In any case, I don't think anyone's discovered me yet. The current count puts me at zero disgusted sniffings. I haven't seen anyone quietly backing away from my stinkily-clad person. No one's asked, "Does anyone smell that?"

Of course, this isn't to say that I don't smell. The albino that sits across from me definitely has B.O. issues, but I am too polite to mention them. Instead, I simply control the distance between the two of us, politely ignoring his persistent requests that I come near to him so that I can help him with his Excel work.

Still, tonight I will go home and get socks. And wash my feet. And it will be amazing.

Grumble grumble

It's been a while since I've written a sad/depressing post - just about two weeks. I'm going to put a hold on the sad/depressing for a bit longer and switch to irritable/cantankerous.

There's a certain class of people that I work with that are persistently making small talk. These people seriously irritate the hell out of me. I really couldn't care less about how serendipitous it is that fifty percent of the room went to Harvard (eech). Now, I don't want to be that guy that makes the workplace less fun or what not. But there's a difference between having fun and making small talk. Small talk is made in order to avoid being rude. It's a societal obligation that really should be kept to a minimum, unless it's going to lead to fun. I'd describe what having fun is like, but I've sort of forgotten what it consists of. I vaguely recall that it has something to do with midgets, booze, and large bears in party hats riding tiny tricycles.

Unfortunately, I think that most of those things are frowned upon in the workplace.

Another irritable note: they're banning tag at schools. This follows the banning of games like dodgeball or soccer. I swear, over-protective/litigious parents are freaking retarded. My prediction: kids will just start having sex earlier.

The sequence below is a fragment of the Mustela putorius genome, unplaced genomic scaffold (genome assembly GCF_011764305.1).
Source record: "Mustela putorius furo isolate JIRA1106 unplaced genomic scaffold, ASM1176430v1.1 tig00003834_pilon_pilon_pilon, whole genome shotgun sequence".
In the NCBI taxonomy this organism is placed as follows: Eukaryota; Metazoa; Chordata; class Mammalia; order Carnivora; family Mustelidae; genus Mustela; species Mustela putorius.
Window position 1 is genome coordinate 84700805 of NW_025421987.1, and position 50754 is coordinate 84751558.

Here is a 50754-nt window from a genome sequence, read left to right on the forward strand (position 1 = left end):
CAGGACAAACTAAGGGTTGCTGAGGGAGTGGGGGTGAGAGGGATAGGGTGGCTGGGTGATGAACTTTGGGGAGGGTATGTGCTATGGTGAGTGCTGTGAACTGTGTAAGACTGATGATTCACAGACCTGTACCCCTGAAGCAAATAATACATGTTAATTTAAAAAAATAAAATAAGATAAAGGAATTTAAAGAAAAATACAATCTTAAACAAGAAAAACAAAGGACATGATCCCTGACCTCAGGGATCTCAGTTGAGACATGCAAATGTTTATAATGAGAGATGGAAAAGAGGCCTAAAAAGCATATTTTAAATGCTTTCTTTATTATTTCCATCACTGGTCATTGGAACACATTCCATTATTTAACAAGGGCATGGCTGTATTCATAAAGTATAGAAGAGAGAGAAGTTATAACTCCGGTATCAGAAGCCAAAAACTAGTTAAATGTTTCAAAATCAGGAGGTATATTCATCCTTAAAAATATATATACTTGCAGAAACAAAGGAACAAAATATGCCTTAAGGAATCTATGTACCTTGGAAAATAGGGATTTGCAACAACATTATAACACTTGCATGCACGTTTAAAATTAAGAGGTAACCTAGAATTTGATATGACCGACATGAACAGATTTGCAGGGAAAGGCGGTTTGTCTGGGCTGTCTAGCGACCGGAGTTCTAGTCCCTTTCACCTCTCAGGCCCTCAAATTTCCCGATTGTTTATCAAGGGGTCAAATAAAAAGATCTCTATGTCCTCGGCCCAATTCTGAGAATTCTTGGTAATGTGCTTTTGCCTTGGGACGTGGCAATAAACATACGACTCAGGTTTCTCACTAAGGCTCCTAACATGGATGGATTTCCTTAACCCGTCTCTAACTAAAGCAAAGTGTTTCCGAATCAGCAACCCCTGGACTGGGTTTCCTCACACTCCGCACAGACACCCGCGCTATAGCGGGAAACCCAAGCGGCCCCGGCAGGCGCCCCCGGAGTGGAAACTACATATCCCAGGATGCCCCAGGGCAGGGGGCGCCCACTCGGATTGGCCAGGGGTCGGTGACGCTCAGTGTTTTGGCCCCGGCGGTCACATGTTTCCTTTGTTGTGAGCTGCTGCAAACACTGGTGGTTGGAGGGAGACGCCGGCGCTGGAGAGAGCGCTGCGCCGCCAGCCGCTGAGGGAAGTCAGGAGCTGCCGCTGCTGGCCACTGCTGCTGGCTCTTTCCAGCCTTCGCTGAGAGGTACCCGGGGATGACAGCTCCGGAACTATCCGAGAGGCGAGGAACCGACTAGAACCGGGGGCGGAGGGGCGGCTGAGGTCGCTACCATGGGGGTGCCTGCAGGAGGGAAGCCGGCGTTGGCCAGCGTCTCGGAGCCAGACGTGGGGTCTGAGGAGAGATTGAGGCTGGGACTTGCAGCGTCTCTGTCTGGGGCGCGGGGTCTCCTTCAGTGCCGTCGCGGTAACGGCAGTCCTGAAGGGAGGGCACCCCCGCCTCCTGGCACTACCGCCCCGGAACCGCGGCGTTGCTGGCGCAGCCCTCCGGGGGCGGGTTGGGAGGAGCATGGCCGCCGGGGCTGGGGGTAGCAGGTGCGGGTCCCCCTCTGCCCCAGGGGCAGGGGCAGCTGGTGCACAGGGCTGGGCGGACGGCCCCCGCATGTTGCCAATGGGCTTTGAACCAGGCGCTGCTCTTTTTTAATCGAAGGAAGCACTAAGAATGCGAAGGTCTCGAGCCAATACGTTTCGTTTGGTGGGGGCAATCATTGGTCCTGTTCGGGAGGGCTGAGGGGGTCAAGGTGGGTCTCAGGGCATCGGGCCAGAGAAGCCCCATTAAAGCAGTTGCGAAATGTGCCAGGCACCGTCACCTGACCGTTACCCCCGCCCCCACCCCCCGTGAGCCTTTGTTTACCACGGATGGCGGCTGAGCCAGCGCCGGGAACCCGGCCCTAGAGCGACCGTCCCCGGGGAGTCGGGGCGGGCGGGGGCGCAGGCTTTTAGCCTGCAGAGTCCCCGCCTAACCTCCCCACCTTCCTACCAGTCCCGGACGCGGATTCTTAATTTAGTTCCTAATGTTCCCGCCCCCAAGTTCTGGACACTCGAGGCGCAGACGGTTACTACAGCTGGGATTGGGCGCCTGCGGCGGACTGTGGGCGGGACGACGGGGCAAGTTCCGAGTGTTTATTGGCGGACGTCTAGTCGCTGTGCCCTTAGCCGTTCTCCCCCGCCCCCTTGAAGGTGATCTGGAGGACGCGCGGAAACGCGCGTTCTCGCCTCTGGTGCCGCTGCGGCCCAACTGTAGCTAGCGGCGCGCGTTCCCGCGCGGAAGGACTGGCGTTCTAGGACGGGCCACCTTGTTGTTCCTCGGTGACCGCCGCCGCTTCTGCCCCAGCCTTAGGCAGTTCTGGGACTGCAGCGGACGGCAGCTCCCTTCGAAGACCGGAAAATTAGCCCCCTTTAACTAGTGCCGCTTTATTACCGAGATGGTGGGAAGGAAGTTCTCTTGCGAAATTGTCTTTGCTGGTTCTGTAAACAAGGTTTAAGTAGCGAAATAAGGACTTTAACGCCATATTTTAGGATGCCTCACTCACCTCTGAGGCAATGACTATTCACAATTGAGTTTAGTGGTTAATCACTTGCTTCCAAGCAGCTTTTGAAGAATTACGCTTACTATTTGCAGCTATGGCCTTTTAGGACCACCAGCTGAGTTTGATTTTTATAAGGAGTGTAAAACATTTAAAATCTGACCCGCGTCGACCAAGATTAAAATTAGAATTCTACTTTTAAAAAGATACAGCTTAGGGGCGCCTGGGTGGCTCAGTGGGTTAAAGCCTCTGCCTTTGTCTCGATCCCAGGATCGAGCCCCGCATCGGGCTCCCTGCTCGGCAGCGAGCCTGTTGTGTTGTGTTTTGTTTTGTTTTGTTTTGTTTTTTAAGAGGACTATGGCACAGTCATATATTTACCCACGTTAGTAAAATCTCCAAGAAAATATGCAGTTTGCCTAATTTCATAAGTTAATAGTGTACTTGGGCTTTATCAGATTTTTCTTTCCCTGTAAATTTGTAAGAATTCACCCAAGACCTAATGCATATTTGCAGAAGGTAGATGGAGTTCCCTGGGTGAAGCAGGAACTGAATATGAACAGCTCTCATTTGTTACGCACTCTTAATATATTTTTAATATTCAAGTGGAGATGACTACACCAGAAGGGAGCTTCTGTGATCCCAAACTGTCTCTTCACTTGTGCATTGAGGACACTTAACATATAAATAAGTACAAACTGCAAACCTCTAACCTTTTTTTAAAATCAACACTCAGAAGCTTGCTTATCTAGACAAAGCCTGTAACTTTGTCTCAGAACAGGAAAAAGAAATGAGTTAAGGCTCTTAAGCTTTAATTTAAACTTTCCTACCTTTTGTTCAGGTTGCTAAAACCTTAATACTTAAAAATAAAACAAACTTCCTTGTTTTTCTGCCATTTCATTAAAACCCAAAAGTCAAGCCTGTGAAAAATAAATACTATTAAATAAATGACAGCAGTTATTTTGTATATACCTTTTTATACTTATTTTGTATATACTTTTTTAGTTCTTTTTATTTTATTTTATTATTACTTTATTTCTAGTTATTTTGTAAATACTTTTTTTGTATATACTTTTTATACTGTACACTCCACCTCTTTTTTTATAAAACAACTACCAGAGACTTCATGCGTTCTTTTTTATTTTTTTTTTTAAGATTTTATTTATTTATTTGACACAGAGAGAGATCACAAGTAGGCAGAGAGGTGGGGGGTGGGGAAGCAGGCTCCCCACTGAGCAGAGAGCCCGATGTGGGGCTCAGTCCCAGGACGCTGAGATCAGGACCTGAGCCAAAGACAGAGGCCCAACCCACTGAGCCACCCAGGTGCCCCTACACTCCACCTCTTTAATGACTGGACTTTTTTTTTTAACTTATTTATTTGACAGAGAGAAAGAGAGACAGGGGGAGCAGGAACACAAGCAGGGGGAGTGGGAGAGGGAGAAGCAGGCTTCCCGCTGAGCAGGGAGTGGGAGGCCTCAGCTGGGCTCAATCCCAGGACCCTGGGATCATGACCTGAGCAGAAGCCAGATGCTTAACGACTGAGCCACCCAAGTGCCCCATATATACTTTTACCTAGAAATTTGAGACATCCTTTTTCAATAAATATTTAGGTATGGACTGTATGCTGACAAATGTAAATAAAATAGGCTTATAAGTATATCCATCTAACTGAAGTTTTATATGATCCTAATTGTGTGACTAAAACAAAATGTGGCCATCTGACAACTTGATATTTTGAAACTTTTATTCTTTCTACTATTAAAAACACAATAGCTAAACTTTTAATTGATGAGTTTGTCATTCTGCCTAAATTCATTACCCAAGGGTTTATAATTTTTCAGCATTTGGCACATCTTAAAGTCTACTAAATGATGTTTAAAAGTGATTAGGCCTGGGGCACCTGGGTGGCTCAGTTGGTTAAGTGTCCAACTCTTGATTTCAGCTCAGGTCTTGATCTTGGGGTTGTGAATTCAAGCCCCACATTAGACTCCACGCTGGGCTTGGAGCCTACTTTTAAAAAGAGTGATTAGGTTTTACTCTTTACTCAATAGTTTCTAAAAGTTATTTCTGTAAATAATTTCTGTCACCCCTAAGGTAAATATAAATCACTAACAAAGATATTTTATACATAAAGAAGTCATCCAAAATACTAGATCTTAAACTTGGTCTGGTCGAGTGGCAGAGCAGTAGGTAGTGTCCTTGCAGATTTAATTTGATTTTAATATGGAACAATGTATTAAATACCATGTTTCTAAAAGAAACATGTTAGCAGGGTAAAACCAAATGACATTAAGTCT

Lee's gone for the weekend. It's really hitting me how much I've lost touch with all the friends I used to have in the city. I don't even know who to call right now.

Prisons without walls

I am trapped inside of my office. Not by bars, not by any sort of working obligation. I'm trapped by torrential rain and a $900 dollar suit. Such is life.

Fairy Tales

Last night marked the end of my first year together with Lee. We went out, ate a nice meal, and went home. I was worried that things wouldn't come together, but everything worked out. It was a nice night.

On the ride home, I began to think about fairy tales - Cinderella in particular. It struck me that the tale of Cinderella may have the most resonance among all the fairy tales that I remember. Red Riding Hood speaks to our fears about the beasts that may be hiding in the dark and in plain sight. Sleeping Beauty has the "One day, my prince will come" aspect, which really only appeals to women, which is probably why it's a second-rate fairy tale. Snow White has weird stepmother/stepchild relations and freakiness with dwarves.